When opponents of Venezuelan President Hugo Chavez succeeded on 3 June in triggering a recall vote on his rule, many saw it as a sign of trouble for the controversial leader.
But for some, the real warning for Mr Chavez – and the nation – came three days later when the statue of goddess Maria Lionza collapsed in Caracas.
“To my way of seeing, it’s a warning to her followers that there will be blood, that what’s to come is ugly,” says Albert Zerpa, a medium who helps Maria Lionza’s believers communicate with otherworldly spirits.
He works in the rear of a “spiritualist” shop selling incense, candles and images of occult figures.
Venezuela is sharply divided over the rule of Mr Chavez, a fiery populist leader loved by many in the poor majority, who see in him a hope to share the nation’s oil riches, but is despised by most of the wealthy, who accuse him of ruining the economy and steering the nation toward communism.
Venezuela is to hold a recall vote on his presidency on 15 August, but many fear that, whatever the outcome, the losers will react violently.
Particularly popular among the nation’s poor majority, the folk religion of Maria Lionza combines African, Native American and Catholic influences.
In rites saturated with cigar smoke and incense, believers seek to communicate with the afterworld through the mediation of dozens of deities, ranging from African Gods to Vikings, and from a famed Venezuelan doctor to local criminals who stole from the rich and gave to the poor.
Even Mr Chavez himself has been incorporated into Maria Lionza rites, joining the figures of Latin American independence heroes such as Simon Bolivar.
The varied group of spirits is headed by Maria Lionza herself, said to have been a green-eyed Indian princess who was carried away by a love-struck anaconda and later became the protectoress of nature.
In 1956, Venezuela’s final dictator, Marcos Perez Jimenez, placed a 6.7 metre-tall concrete statue of a nude Lionza astride a tapir in the median of the freeway which bisects Caracas.
Over the years, the statue became a shrine for the goddess’s followers, called “marialionceros”, who dash across five lanes of traffic to place flowers on her pedestal.
However, through the years the freeway’s vibrations and pollution have deteriorated the goddess, generating a politically-charged controversy over how to help her.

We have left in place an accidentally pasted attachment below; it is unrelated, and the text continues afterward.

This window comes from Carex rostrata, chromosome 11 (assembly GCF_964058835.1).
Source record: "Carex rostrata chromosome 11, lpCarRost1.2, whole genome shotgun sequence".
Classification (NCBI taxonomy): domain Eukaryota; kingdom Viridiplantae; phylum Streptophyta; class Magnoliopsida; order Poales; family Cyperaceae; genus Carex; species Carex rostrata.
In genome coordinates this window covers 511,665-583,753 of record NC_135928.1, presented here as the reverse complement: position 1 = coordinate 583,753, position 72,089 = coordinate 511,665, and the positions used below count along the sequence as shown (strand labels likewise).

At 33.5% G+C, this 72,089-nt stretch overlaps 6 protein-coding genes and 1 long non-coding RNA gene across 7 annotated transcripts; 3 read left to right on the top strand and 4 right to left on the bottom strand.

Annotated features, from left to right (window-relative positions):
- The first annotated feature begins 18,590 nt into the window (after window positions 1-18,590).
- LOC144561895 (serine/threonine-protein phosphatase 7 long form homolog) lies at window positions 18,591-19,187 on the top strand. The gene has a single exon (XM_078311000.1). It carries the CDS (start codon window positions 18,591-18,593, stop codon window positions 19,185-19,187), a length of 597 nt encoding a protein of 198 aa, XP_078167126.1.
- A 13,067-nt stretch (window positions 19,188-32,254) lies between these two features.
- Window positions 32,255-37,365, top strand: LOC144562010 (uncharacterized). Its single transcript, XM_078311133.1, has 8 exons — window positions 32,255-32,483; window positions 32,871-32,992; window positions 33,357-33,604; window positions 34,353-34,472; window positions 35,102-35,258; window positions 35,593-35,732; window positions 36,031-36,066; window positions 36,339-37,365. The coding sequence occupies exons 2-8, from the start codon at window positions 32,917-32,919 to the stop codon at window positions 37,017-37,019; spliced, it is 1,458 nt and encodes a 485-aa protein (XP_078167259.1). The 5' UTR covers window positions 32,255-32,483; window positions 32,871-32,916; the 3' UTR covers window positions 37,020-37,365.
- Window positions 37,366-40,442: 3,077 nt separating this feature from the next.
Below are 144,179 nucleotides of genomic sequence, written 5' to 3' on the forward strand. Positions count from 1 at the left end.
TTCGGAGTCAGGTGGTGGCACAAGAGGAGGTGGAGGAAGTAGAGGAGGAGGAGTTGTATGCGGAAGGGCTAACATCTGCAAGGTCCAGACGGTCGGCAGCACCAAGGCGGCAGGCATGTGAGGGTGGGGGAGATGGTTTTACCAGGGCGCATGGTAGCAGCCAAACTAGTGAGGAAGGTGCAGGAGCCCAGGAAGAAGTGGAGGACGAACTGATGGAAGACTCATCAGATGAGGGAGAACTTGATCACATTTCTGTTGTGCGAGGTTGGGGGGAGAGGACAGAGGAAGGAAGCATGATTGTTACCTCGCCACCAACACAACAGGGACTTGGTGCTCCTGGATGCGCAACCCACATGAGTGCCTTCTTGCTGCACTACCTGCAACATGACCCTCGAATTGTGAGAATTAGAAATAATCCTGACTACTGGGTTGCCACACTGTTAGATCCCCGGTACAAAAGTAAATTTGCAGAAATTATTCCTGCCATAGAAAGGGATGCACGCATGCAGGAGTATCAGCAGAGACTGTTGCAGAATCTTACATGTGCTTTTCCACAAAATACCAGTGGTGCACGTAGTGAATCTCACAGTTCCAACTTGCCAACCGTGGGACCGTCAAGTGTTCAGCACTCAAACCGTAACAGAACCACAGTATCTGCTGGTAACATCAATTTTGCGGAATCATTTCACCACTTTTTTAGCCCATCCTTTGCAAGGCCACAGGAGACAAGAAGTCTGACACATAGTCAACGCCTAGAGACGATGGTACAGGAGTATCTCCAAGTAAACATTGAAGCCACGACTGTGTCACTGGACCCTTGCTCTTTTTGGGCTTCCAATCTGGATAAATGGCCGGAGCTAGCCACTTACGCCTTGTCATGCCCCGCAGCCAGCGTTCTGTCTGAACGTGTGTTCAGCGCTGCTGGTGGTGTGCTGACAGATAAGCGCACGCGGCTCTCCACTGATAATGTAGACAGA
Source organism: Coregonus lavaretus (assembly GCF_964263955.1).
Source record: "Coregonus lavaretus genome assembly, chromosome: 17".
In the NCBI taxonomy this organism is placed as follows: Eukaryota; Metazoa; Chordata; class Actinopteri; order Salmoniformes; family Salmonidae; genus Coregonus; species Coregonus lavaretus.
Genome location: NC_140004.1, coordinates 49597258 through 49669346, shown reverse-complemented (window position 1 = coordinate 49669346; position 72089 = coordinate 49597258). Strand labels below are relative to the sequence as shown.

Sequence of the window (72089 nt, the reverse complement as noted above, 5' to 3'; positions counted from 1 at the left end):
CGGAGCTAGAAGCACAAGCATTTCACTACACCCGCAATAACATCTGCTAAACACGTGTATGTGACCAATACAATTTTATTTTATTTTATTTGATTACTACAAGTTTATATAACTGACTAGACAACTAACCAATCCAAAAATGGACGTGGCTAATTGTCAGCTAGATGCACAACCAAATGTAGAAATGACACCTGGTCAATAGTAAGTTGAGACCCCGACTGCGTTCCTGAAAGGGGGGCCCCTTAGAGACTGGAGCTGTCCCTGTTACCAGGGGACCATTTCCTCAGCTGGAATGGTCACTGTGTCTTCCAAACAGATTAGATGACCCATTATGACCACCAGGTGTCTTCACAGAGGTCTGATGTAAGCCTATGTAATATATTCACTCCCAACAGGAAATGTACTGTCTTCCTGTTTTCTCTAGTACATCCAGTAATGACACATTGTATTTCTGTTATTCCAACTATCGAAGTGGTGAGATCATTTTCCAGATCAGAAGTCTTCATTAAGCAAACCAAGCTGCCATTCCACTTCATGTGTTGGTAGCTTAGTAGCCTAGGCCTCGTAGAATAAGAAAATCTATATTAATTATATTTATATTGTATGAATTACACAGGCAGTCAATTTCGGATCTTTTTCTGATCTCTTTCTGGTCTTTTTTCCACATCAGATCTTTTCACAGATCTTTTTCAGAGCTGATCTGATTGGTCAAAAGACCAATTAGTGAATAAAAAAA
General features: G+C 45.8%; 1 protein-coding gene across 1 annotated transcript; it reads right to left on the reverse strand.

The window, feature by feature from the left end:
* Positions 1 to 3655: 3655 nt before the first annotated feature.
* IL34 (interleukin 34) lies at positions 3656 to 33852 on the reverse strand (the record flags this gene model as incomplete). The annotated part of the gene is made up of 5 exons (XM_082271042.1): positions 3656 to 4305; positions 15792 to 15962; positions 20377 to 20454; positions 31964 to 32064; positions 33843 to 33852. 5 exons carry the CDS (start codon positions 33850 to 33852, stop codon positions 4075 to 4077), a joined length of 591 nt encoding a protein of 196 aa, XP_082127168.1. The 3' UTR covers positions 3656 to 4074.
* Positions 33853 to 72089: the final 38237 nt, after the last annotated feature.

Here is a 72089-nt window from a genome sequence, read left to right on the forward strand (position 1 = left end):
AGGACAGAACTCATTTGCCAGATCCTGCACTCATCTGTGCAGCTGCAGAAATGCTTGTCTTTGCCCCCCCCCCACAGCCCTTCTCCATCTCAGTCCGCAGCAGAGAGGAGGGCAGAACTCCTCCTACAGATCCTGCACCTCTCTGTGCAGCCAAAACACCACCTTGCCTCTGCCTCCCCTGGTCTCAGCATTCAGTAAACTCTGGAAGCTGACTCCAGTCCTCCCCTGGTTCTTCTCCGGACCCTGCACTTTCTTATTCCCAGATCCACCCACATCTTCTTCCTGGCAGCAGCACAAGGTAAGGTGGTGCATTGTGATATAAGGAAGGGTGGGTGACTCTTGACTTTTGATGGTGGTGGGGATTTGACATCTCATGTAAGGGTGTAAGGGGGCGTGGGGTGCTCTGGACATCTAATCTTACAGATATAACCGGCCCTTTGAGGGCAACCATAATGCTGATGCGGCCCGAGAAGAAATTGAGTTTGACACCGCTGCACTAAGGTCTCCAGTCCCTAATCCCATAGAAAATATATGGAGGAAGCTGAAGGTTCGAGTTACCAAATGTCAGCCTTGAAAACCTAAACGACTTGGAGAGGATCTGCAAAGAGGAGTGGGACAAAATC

A pro-Chavez borough mayor wants to move her to a nearby plaza, where an empty pedestal sits waiting. But the anti-Chavez leadership of the neighbouring public university, which claims to own the statue, says she should be restored where she stands.
When Venezuelans awoke on 6 June to find Maria Lionza broken at the waist and fallen backward, interpretations and conspiracy theories abounded.
Some said the goddess had broken in two deliberately in order to warn Venezuelans about the danger of their deeply-divided nation.
Others recalled that the goddess had also cracked just days before Jimenez fell from power, and said she was warning Mr Chavez of his fate. Many fearfully pointed out that by adding up digits of the year, the date 6-6-2004 turns into 666 – the Biblical number of the beast.
‘Peace for the world’
An exclusive interview with the Goddess herself was inconclusive.
In his incense-filled office three blocks from the parliament building, Priest Rafael Albis dons a shiny white robe, scents his hands with magical perfume, and, with a paroxysm of shuddering, is miraculously transformed into the goddess herself.
“What message does her fall hold for the nation?” asks a reporter present at the event.
“If the people want violence, there will be violence; if they want peace, there will be peace,” replies a feminine voice from Albis’ huge torso.
“I want peace for the world.”
Whatever the message, nobody interprets the goddess’s crisis as positive for Venezuela.
Her statue’s deterioration has drawn attention to the decay of much of the capital’s infrastructure. And, with a surging crime rate, the popularity of the criminal spirits in Maria Lionza’s entourage adds another troubling sign.
“People ask the criminal (spirits) for protection from other criminals,” explains medium Zerpa.
It is widely rumoured that Mr Chavez himself is a believer in Maria Lionza and that he calls on her for advice and guidance.
Francisco Maya, owner of the Moonbeam occult shop, where Zerpa works, cites the president’s almost superhuman career as evidence that he has harnessed some otherworldly force.
Mr Chavez led a failed coup in 1992, was imprisoned and pardoned, won a landslide election victory in 1998 and has since survived a coup and a devastating strike against the nation’s key petroleum industry.
“(Chavez) must have a pact with the devil to be where he is,” says Mr Maya.
“A normal person couldn’t withstand all the pressures he has.”